Take the 2-minute tour ×
Physics Stack Exchange is a question and answer site for active researchers, academics and students of physics. It's 100% free, no registration required.

How do we calculate uncertainty in kinetic energy $\Delta E_k$ if we only know that an (a) electron (b) proton is closed in a 1-D box of width $d=10fm$.

I first assumed that uncertainty in position $\Delta x=d$ and then calculated a momentum $\Delta p=\frac{\hbar}{2\Delta x}=9.845MeV/c$?

If I try to calculate uncertainty in kinetic energy relativisticaly I start with a Lorentz invariance:

\begin{align} E^2 &= p^2c^2 + {E_0}^2\\ E &= \sqrt{p^2c^2 + {E_0}^2}\\ E_k + E_0 &= \sqrt{p^2c^2 + {E_0}^2}\\ E_k &= \sqrt{p^2c^2 + {E_0}^2} - E_0\\ &\left\downarrow\substack{\text{Because energy $E_k$ is a function}\\\text{of only one variable $p$, we use}\\\text{standard formula for calculating}\\\text{uncertainty}.}\right. \quad \boxed{\Delta q = \frac{dq}{dp}\Delta p}\\ \Delta E_k &= \frac{d}{dp}\left(\sqrt{p^2c^2 + {E_0}^2} - E_0\right) \cdot \Delta p\\ \Delta E_k &= \frac{d}{dp}\left(\sqrt{p^2c^2 + {E_0}^2} - E_0\right) \cdot \Delta p\\ \Delta E_k &= \frac{1}{2}\frac{1}{\sqrt{p^2c^2+{E_0}^2}}2c^2p\cdot \Delta p\\ \Delta E_k &= \frac{c^2p}{\sqrt{p^2c^2+{E_0}^2}}\cdot \Delta p\\ \end{align}

From this I can't calculate $\Delta E_k$ because I don't know the expectation value for $p$. Should I use $\langle p\rangle$instead of only p? Can anyone please guide me through the procedure to calculate $\Delta E_k$ for (a) electron and (b) proton?


EDIT 1:

I think I have found the solution for the electron:

(a) ELECTRON: If we take $d=\Delta x$ as the absolute uncertainty and calculate $\Delta p=9.845MeV/c$ we notice that $\Delta pc < E_{0e}$ but $\Delta p$ is supposed to be small compared to $p$ which means $p$ must be huge! So i can with a confidence say that $pc\gg E_{0e}$ and this means i can deal with this problem ultrarelativistically!

So i can write the Lorentz invariance: \begin{align} E^2 &= p^2c^2 + {E_{0e}}^2\\ (E_k+E_{0e})^2 &= p^2c^2 + {E_{0e}}^2\longleftarrow \substack{\text{Here i use the ultrarelativistic approach and neglect the $E_{0e}$}}\\ E_k &= pc\\ \end{align} I got a fairly simple relation between momentum and energy and i can use standard formula for propagation of uncertainty on it like this: \begin{align} \Delta E_k &= \frac{d E_k}{dp}\Delta p\\ \Delta E_k &= c \Delta p\\ \Delta E_k &= 9.845MeV\\ \end{align} The result matches with my book's result! So I understand this problem now. Or so I thought untill I try to redo it for the proton.

(b)PROTON: Well if i compare $\Delta p c$ with a rest energy of a proton $E_{0p}=933.41MeV$ i find that $\Delta p c > E_{0p}$ but the $p$ is much larger than than $\Delta p$ and therefore i think i can say that $pc \approx E_{0p}$ which means i have to deal with this problem relativistically which again means i can't solve it (if i dealt with it superrelativistically i would get the same result as for electron):

\begin{align} E^2 &= p^2c^2 + {E_0}^2\\ E &= \sqrt{p^2c^2 + {E_0}^2}\\ E_k + E_0 &= \sqrt{p^2c^2 + {E_0}^2}\\ E_k &= \sqrt{p^2c^2 + {E_0}^2} - E_0\\ &\downarrow\\ \Delta E_k &= \frac{d}{dp}\left(\sqrt{p^2c^2 + {E_0}^2} - E_0\right) \cdot \Delta p\\ \Delta E_k &= \frac{d}{dp}\left(\sqrt{p^2c^2 + {E_0}^2} - E_0\right) \cdot \Delta p\\ \Delta E_k &= \frac{1}{2}\frac{1}{\sqrt{p^2c^2+{E_0}^2}}2c^2p\cdot \Delta p\\ \Delta E_k &= \frac{c^2p}{\sqrt{p^2c^2+{E_0}^2}}\cdot \Delta p\\ \end{align}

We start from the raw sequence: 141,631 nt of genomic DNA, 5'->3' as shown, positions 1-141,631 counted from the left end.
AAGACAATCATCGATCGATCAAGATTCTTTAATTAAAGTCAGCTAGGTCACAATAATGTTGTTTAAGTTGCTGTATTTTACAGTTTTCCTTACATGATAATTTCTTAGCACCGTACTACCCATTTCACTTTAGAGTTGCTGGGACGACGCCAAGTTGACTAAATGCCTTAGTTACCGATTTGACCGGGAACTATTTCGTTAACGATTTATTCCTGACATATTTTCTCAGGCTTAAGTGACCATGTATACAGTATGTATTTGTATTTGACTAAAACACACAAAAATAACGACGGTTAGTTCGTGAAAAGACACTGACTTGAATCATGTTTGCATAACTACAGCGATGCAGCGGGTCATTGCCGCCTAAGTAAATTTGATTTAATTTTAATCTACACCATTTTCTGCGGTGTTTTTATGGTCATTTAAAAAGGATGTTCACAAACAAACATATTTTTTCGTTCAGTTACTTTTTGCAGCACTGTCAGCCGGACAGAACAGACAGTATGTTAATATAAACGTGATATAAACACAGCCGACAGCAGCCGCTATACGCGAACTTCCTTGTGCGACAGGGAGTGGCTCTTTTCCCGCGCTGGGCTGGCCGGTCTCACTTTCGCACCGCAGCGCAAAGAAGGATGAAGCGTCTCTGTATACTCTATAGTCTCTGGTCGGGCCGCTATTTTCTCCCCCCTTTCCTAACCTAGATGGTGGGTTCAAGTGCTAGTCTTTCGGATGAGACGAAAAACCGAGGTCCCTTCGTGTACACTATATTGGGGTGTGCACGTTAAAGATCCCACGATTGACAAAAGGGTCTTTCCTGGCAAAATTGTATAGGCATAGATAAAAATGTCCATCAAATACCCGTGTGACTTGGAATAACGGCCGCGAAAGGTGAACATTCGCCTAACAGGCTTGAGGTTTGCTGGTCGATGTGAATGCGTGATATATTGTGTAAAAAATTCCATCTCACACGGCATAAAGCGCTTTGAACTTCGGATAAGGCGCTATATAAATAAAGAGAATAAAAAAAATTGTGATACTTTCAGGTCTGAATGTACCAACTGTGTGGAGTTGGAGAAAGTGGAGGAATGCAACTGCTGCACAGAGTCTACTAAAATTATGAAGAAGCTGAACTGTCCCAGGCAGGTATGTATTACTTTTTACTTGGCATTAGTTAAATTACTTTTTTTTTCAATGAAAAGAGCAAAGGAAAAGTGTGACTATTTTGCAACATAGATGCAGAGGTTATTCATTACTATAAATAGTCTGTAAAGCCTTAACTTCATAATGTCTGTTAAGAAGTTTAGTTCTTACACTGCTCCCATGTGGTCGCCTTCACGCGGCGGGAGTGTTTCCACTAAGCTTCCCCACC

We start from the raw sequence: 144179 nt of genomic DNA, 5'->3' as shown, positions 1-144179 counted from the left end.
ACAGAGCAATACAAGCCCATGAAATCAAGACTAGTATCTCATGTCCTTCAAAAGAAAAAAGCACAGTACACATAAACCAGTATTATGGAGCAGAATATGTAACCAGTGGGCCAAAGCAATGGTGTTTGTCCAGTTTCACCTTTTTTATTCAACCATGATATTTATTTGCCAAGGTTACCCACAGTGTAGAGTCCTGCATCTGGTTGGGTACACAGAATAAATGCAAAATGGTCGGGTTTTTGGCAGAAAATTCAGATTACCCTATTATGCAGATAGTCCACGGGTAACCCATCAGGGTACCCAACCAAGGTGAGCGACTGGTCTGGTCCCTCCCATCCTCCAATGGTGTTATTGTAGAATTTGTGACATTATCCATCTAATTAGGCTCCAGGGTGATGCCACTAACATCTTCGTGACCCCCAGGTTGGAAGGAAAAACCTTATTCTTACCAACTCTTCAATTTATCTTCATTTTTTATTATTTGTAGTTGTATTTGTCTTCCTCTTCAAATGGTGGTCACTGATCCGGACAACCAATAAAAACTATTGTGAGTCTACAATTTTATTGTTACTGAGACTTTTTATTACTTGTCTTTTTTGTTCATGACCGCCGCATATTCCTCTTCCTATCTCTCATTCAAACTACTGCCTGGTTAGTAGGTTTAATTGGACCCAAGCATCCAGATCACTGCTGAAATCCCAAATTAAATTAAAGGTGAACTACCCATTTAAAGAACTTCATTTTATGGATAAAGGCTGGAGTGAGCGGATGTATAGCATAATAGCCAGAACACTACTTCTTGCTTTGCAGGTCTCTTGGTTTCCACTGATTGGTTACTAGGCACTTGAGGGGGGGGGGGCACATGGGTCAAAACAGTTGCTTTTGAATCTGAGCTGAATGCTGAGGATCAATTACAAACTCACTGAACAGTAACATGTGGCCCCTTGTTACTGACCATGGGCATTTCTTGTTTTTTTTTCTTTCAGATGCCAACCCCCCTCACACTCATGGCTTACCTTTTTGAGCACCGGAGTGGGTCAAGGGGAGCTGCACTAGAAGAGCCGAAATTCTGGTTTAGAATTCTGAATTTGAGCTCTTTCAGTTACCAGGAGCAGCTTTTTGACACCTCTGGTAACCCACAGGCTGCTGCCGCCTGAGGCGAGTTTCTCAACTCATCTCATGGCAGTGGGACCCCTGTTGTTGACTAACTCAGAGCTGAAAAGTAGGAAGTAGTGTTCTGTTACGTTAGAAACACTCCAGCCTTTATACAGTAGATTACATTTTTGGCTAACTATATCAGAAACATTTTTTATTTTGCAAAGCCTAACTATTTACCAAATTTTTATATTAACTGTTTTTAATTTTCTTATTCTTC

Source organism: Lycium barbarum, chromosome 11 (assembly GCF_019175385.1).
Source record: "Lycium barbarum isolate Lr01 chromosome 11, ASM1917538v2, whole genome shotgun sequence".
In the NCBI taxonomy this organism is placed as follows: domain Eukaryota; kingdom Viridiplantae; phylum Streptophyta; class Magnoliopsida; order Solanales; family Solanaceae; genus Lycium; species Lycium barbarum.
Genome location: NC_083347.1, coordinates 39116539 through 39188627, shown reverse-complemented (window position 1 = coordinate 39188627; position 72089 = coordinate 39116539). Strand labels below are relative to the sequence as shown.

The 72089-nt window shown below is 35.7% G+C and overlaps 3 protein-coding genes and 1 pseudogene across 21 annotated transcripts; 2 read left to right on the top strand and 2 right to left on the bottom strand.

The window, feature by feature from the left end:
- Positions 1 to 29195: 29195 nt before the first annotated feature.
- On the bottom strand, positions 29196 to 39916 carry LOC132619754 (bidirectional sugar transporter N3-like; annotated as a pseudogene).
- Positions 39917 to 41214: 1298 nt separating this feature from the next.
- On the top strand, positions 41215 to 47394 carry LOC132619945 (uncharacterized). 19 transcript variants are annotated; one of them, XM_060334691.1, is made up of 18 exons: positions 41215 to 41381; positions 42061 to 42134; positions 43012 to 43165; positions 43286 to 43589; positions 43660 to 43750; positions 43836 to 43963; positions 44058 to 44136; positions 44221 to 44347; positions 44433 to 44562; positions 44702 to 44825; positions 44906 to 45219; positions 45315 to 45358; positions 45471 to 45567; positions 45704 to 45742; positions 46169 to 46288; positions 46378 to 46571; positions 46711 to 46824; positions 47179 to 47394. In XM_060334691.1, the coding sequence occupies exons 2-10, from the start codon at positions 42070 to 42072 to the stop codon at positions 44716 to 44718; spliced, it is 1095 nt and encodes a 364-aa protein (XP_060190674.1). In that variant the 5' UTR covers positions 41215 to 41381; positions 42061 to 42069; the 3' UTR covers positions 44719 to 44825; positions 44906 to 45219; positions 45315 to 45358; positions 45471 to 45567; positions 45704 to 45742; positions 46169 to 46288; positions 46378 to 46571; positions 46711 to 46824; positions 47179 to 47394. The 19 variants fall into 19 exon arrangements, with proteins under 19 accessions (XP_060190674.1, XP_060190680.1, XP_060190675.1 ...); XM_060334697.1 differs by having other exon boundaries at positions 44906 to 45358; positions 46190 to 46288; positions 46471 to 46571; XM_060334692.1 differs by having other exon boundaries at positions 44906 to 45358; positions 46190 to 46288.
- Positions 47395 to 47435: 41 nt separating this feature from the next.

Please help me to understand how to solve this for a proton as well. The result for a proton from the book is $\Delta E_k = 53keV$.

Will i have to use the variances and expectation values? I am not sure how to connect expectation values with an absolute uncertainty. Are those the same? So can i write $\Delta p = \langle\Delta p \rangle$? What i know about a particle in a box is its wavefunction $\psi$ from which i can calculate $\langle x\rangle$, $\langle x^2\rangle$, $\langle p\rangle$ and $\langle p^2\rangle$:

\begin{align} &\psi = \sqrt{\frac{2}{d}}\sin\left(\frac{N\pi}{d}x\right) \longleftarrow \substack{\text{I assume that for minimum uncertainty i}\\\text{have to use the ground state for which $N=1$}}\\ \phantom{asd}\\ \phantom{asd}\\ & \left. \begin{aligned} \langle x\rangle&=\frac{d}{2}\\ \langle x^2\rangle&=\frac{1}{3}d^2\left( 1 - \frac{3}{2}\frac{1}{N^2\pi^2} \right)\\ \end{aligned} \right\}~~ \begin{aligned} \Delta x &= \sqrt{\langle x^2\rangle - \langle x \rangle^2}= d\sqrt{\tfrac{1}{12}-\tfrac{1}{2N^2\pi^2}} =\\ &=10fm \sqrt{\tfrac{1}{12}-\tfrac{1}{2\cdot1\cdot\pi^2}} = 1.8fm \end{aligned}\\ \phantom{asd}\\ \phantom{asd}\\ & \left. \begin{aligned} \langle p\rangle&=0\\ \langle p^2\rangle&=\frac{\hbar^2\pi^2}{d^2}N^2\\ \end{aligned} \right\}~~\Delta p = \sqrt{\langle p^2\rangle - \langle p \rangle^2} = \frac{\hbar\pi}{d}N = 3.31\times10^{-20} \frac{kgm}{s}= 61.86MeV/c \end{align}

How can I now calculate $\Delta E_k$ for a proton?

share|improve this question
add comment

Your Answer

 
discard

By posting your answer, you agree to the privacy policy and terms of service.

Browse other questions tagged or ask your own question.